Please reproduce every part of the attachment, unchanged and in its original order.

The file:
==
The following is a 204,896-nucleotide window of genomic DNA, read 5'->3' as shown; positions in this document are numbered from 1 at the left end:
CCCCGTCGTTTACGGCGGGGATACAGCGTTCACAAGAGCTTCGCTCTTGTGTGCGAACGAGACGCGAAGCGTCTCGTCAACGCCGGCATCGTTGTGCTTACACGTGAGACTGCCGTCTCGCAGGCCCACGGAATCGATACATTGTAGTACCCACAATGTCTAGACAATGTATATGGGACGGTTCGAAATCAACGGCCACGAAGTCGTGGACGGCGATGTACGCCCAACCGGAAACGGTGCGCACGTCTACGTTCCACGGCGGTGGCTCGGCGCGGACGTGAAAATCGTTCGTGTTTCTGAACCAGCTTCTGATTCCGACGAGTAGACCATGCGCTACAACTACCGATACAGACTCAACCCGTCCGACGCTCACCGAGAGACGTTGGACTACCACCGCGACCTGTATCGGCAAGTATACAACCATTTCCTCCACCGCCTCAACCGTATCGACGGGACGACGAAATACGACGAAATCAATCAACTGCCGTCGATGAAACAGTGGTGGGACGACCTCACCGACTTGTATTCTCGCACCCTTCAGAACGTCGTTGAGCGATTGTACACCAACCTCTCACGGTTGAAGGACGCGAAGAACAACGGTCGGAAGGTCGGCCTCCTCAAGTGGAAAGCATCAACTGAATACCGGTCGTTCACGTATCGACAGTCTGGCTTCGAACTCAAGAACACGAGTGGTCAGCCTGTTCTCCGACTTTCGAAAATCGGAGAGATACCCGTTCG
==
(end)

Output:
The following is a 204,896-nucleotide window of genomic DNA, read 5'->3' as shown; positions in this document are numbered from 1 at the left end:
CCCCGTCGTTTACGGCGGGGATACAGCGTTCACAAGAGCTTCGCTCTTGTGTGCGAACGAGACGCGAAGCGTCTCGTCAACGCCGGCATCGTTGTGCTTACACGTGAGACTGCCGTCTCGCAGGCCCACGGAATCGATACATTGTAGTACCCACAATGTCTAGACAATGTATATGGGACGGTTCGAAATCAACGGCCACGAAGTCGTGGACGGCGATGTACGCCCAACCGGAAACGGTGCGCACGTCTACGTTCCACGGCGGTGGCTCGGCGCGGACGTGAAAATCGTTCGTGTTTCTGAACCAGCTTCTGATTCCGACGAGTAGACCATGCGCTACAACTACCGATACAGACTCAACCCGTCCGACGCTCACCGAGAGACGTTGGACTACCACCGCGACCTGTATCGGCAAGTATACAACCATTTCCTCCACCGCCTCAACCGTATCGACGGGACGACGAAATACGACGAAATCAATCAACTGCCGTCGATGAAACAGTGGTGGGACGACCTCACCGACTTGTATTCTCGCACCCTTCAGAACGTCGTTGAGCGATTGTACACCAACCTCTCACGGTTGAAGGACGCGAAGAACAACGGTCGGAAGGTCGGCCTCCTCAAGTGGAAAGCATCAACTGAATACCGGTCGTTCACGTATCGACAGTCTGGCTTCGAACTCAAGAACACGAGTGGTCAGCCTGTTCTCCGACTTTCGAAAATCGGAGAGATACCCGTTCG